Key Takeaways:

  • The Importance of Developers: Lawson highlights the crucial role that software developers play in driving innovation and digital transformation. He discusses how businesses can leverage the skills and expertise of developers to gain a competitive advantage in the 21st century.
  • Developer Empowerment: The author emphasizes the need for organizations to empower their developers and provide them with the tools, resources, and autonomy to excel. Lawson explores ways to create a developer-friendly environment that fosters creativity, collaboration, and productivity.
  • Building a Developer-Centric Culture: Ask Your Developer delves into the importance of cultivating a culture that values and supports developers. Lawson provides insights on how organizations can create an inclusive and supportive environment that attracts and retains top developer talent.
  • Collaboration between Business and Developers: The book explores the critical relationship between business leaders and developers. Lawson discusses strategies for effective communication, understanding the needs of developers, and aligning business goals with technical capabilities.
  • The Future of Software Development: Lawson offers insights into emerging trends and technologies that are shaping the future of software development. He discusses topics such as artificial intelligence, machine learning, cloud computing, and the impact they have on businesses and developers.
  • Developer-Driven Innovation: The author explores how empowering developers can lead to innovative solutions and new business opportunities. Lawson shares examples of companies that have successfully embraced developer-driven innovation and provides guidance on how organizations can foster a culture of experimentation and creativity.
  • Security and Ethics: Ask Your Developer addresses the importance of security and ethical considerations in software development. Lawson highlights the need for organizations to prioritize data privacy, cybersecurity, and ethical practices in order to build trust with customers and protect their reputation.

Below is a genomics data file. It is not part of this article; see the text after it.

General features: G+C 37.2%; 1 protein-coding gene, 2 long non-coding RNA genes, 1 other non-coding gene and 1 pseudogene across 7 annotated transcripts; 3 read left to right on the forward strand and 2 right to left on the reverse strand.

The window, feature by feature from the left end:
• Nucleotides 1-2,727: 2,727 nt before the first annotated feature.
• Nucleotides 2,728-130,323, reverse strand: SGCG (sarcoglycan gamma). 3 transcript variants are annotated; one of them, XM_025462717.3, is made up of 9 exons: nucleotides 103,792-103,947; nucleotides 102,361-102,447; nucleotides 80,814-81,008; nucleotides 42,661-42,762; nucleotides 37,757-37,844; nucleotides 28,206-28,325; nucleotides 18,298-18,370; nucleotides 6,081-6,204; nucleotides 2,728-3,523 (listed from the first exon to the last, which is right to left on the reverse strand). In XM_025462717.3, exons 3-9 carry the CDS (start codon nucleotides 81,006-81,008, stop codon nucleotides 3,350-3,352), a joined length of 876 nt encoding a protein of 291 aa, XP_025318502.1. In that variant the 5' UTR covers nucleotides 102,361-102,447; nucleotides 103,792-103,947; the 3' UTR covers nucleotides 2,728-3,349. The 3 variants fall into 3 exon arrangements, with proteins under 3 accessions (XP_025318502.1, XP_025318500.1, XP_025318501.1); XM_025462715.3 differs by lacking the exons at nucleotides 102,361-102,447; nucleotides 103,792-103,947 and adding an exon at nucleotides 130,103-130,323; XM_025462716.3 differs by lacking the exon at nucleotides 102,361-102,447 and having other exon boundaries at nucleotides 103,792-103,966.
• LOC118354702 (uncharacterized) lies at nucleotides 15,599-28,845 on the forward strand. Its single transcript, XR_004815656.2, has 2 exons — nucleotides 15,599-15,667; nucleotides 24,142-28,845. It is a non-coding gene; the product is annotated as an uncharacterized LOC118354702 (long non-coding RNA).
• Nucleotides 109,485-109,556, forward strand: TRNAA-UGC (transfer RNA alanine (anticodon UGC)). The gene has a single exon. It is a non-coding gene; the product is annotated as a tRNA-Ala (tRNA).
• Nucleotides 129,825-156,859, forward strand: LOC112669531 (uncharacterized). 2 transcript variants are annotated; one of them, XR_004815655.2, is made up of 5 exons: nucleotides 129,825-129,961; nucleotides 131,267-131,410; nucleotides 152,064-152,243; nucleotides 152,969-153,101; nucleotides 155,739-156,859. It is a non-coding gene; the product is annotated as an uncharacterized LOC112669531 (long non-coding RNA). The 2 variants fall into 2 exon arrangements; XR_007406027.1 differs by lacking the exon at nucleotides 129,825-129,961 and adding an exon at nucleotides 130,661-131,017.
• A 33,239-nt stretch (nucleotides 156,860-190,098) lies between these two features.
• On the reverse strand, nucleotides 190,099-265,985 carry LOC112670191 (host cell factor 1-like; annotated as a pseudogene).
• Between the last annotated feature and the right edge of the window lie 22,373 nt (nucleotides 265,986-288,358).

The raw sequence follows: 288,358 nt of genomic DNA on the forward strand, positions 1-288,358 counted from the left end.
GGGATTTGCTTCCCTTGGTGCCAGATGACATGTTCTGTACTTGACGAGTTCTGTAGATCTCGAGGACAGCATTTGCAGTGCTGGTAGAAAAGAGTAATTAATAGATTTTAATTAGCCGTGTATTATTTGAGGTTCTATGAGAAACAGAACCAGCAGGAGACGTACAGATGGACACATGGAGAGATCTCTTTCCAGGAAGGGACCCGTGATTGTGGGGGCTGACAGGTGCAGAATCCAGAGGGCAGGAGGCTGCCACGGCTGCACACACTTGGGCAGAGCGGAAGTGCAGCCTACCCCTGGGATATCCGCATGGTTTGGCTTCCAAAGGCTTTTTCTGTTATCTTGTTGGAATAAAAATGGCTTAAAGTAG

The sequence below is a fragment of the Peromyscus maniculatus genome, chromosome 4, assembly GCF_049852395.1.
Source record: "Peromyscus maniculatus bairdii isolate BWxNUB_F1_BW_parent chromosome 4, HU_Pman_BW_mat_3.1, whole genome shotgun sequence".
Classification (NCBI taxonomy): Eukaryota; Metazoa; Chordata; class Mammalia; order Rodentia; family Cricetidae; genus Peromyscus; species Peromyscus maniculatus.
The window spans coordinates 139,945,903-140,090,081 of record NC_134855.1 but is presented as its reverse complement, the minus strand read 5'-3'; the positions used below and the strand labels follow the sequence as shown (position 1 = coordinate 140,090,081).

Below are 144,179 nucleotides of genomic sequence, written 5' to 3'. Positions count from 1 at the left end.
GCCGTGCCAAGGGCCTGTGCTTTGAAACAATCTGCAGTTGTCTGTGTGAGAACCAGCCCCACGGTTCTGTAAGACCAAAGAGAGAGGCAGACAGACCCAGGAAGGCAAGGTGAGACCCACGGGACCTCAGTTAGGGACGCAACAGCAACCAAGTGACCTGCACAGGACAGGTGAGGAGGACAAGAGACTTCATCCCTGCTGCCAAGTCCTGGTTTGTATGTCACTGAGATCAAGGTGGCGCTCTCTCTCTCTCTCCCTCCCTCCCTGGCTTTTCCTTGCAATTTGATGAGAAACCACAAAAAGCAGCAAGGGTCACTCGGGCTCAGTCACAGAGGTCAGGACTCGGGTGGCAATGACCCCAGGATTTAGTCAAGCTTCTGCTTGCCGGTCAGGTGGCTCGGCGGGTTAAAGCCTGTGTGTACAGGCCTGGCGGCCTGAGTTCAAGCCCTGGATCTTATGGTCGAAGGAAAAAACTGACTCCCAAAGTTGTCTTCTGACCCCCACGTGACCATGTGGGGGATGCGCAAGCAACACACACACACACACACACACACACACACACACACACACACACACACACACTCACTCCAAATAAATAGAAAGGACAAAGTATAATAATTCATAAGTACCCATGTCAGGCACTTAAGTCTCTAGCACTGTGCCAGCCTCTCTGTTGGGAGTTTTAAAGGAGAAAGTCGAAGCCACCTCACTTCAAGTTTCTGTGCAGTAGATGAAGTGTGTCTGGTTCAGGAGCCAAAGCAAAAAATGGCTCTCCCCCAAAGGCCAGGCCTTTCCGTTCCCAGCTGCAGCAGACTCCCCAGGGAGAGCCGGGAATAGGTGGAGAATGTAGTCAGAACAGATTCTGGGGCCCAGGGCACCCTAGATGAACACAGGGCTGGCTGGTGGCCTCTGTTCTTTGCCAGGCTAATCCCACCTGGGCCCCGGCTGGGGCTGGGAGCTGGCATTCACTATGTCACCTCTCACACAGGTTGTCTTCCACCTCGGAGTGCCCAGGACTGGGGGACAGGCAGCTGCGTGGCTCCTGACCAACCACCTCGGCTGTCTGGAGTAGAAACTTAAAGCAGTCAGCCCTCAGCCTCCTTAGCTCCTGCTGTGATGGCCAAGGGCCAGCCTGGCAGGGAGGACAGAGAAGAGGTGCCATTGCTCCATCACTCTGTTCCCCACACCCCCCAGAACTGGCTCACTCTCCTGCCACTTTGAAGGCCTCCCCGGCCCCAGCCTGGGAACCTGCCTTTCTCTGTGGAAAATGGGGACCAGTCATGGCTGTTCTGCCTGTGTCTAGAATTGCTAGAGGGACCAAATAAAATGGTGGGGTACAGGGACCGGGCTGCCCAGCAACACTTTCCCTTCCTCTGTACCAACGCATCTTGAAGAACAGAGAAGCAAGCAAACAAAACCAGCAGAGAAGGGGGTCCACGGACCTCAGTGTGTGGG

• Continuous Learning and Growth: The book emphasizes the importance of continuous learning and personal growth for developers. Lawson discusses the value of investing in professional development, staying updated with industry trends, and fostering a learning mindset within the developer community.


“Ask Your Developer” is a compelling and highly relevant book that highlights the pivotal role of software developers in the success of modern businesses. Jeff Lawson’s extensive experience in the tech industry, coupled with his engaging storytelling style, makes this book an enjoyable and informative read.

The author’s emphasis on cultural transformation and the need for collaboration between business and technical teams resonates strongly. Lawson provides practical insights and actionable advice on fostering an environment where developers can thrive and contribute their full potential. His arguments are supported by real-world examples and case studies, which further reinforce the book’s credibility.

One of the book’s strengths is its ability to cater to both technical and non-technical readers. Lawson strikes a balance between explaining technical concepts in an accessible manner and offering valuable insights for business leaders. The inclusion of anecdotes from his own experiences adds authenticity and makes the content relatable.

However, some readers may find that the book occasionally delves into technical details that could be overwhelming for those with limited technical knowledge. Additionally, while the book extensively covers the importance of developers, it could have further explored the challenges organizations face in attracting and retaining top developer talent.

In conclusion, “Ask Your Developer: How to Harness the Power of Software Developers and Win in the 21st Century” is a compelling and informative book that emphasizes the pivotal role of software developers in driving business success. Jeff Lawson’s firsthand experiences and insights provide valuable lessons for leaders and decision-makers seeking to leverage the power of technology in the digital age. Whether you are a business executive, entrepreneur, or aspiring developer, this book offers practical advice and a fresh perspective on the intersection of technology and business.

Overall rating: 4.5/5

Alex Lim is a certified book reviewer and editor with over 10 years of experience in the publishing industry. He has reviewed hundreds of books for reputable magazines and websites, such as The New York Times, The Guardian, and Goodreads. Alex has a master’s degree in comparative literature from Harvard University and a PhD in literary criticism from Oxford University. He is also the author of several acclaimed books on literary theory and analysis, such as The Art of Reading and How to Write a Book Review. Alex lives in London, England with his wife and two children. You can contact him at [email protected] or follow him on Website | Twitter | Facebook